Next, take a hard look at your debt. Figure out how much of your monthly income goes towards paying off your credit card debt. If the percent is higher than 15%, then you have a really serious problem with spending too much money. This kind of spending may require professional help. Also, are you paying off the debt on your cards or are you paying only the minimum amount? If you are not paying off the full balance of your credit card each month, then odds are you are losing a lot of money to interest fees. This is how credit card companies sneak up on you. Your monthly spending should not require that you use a large portion of debt to get by. If you are using credit cards as more than just a convenience and credit building tool, then you need to take a hard look at how and when you spend money. You make have to cut some spending out of your budget or figure out how to add more income to your budget.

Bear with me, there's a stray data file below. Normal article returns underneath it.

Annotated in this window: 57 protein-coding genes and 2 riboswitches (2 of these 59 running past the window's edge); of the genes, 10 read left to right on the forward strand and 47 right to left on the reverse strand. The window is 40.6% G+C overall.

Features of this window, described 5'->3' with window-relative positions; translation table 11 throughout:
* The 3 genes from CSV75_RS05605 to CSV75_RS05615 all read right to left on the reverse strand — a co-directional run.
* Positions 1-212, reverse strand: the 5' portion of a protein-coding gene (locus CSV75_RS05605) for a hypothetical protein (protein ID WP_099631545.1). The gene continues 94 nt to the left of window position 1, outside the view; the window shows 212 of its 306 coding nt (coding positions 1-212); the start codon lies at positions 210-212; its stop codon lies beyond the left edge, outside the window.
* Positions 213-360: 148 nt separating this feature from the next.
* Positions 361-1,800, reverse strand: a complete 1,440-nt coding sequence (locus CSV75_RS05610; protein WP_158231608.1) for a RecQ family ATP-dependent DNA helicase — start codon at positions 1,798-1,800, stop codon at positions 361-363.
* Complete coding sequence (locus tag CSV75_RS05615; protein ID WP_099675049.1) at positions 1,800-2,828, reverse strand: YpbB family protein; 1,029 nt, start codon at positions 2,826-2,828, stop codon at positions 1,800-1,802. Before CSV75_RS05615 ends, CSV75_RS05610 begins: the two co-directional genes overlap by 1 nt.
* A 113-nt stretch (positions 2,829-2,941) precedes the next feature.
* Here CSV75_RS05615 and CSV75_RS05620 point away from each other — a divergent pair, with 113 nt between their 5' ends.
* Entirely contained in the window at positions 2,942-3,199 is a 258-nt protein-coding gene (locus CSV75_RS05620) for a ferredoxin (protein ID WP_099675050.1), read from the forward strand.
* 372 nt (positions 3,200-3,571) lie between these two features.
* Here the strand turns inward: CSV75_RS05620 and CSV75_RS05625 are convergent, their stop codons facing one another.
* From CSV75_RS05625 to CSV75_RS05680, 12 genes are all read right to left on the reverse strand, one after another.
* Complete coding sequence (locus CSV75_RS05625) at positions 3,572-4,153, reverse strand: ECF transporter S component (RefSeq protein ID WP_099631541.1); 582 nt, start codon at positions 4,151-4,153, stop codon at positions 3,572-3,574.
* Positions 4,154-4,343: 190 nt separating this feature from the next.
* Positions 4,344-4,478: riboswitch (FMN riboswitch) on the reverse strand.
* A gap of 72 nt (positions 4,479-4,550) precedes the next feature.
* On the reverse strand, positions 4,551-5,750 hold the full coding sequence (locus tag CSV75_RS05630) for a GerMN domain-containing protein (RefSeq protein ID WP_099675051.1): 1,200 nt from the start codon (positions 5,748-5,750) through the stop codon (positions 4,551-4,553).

Pay Stuff Back
Not only do you have to pay the money back to the company by the end of each month, you need to condition your brain to think of credit cards as ‘loan cards’. You have to remember that you are only borrowing this money for a month and then it has to be paid back. If you are not paying the money back within thirty days, you are spending more money than the original amount you borrowed. This is always bad, as it causes your debt to grow and grow.
Smart credit card users have fewer credit cards and keep a close eye on each of these cards. They don’t use their cards for many purchases, but instead set up cards for purchasing gas or groceries or specific monthly expenses. They don’t consider credit cards to be a tool for buying clothes or DVDs. At least not on a regular basis.
Watch Out For Rewards